From the cradle to the grave every human experience or thought is wrapped, inextricably locked, in the enigmatic embrace of space and time. In fact, nothing has meaning to us unless so clothed. There is nothing with which man is more familiar, and about which, at the same time, he is more ignorant, baffled or lost in wonderment. Ever since he first turned his face from the clod, this wonderment and bewilderment have persisted. The Ancients were sufficiently intrigued by it to study and philosophize about it. In Plato’s Idealism, a solipsistic fallacy in sense perception, space and time were cast in the leading roles. This strange duality— imponderable, intangible, elusive coordinator of our senses—is as close and familiar to us and equally as baffling as the miracle of life itself.
This article is being written, not to be broadcast among materialists to wean them from their atheism, but as a means of helping confirmed New Church men to confirm their own beliefs yet further. For, as Invitation 51 tells us: “It is allowable to confirm the truths of the church by reason, or the understanding, as much as one pleases, and also by various things in nature; and, in proportion as truths are so confirmed, they become inrooted and shine.”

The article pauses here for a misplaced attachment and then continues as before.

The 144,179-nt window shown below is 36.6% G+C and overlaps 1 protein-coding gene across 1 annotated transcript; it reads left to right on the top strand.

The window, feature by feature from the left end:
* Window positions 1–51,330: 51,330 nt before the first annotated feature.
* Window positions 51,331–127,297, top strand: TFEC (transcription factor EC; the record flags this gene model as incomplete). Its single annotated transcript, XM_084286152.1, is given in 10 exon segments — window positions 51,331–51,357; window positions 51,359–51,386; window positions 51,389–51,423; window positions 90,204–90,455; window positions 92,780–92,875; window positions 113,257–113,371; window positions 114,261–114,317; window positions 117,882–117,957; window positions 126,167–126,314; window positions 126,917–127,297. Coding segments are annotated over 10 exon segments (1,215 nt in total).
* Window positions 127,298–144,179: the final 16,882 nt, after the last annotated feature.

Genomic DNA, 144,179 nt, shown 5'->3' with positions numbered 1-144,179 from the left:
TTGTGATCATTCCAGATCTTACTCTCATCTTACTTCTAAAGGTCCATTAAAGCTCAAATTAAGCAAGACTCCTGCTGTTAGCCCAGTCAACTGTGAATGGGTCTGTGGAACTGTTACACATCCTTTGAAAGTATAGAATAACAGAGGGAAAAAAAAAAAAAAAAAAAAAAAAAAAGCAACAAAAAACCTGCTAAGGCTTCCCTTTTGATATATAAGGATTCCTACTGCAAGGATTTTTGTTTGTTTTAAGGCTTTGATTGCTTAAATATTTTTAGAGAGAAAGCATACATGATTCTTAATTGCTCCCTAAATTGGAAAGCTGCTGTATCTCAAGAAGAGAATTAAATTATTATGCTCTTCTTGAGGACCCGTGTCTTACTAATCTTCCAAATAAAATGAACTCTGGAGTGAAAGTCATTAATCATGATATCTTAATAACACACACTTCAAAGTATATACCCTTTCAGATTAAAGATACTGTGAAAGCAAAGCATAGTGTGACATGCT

In dealing with the subject of Swedenborg’s scientific contemporaries, the object is not so much to present potted biographies of Swedenborg’s contacts in the scientific world, as to try to show something of the intellectual climate of that world. For the distinction between the eighteenth century and our own is far more than may be attributed to a mere increase in our store of knowledge. To some of us, brought up in an age dominated by scientific materialism, the pre-revelation works of Swedenborg may seem far from scientific. It is appropriate, therefore, that we should attempt to project ourselves back these brief but eventful two hundred years, lest we attempt to judge them by a totally misleading standpoint.
Following the strict line of the dialectical materialism of Marx, and citing Engels as a prophet and pathfinder, this volume documents a research typical of modern Russia, the paradise for atheists, and is devoted mainly “to drawing a picture of the progressive development of matter which,” in the author’s opinion, “led up to the emergence of life on our planet” (p. xiii).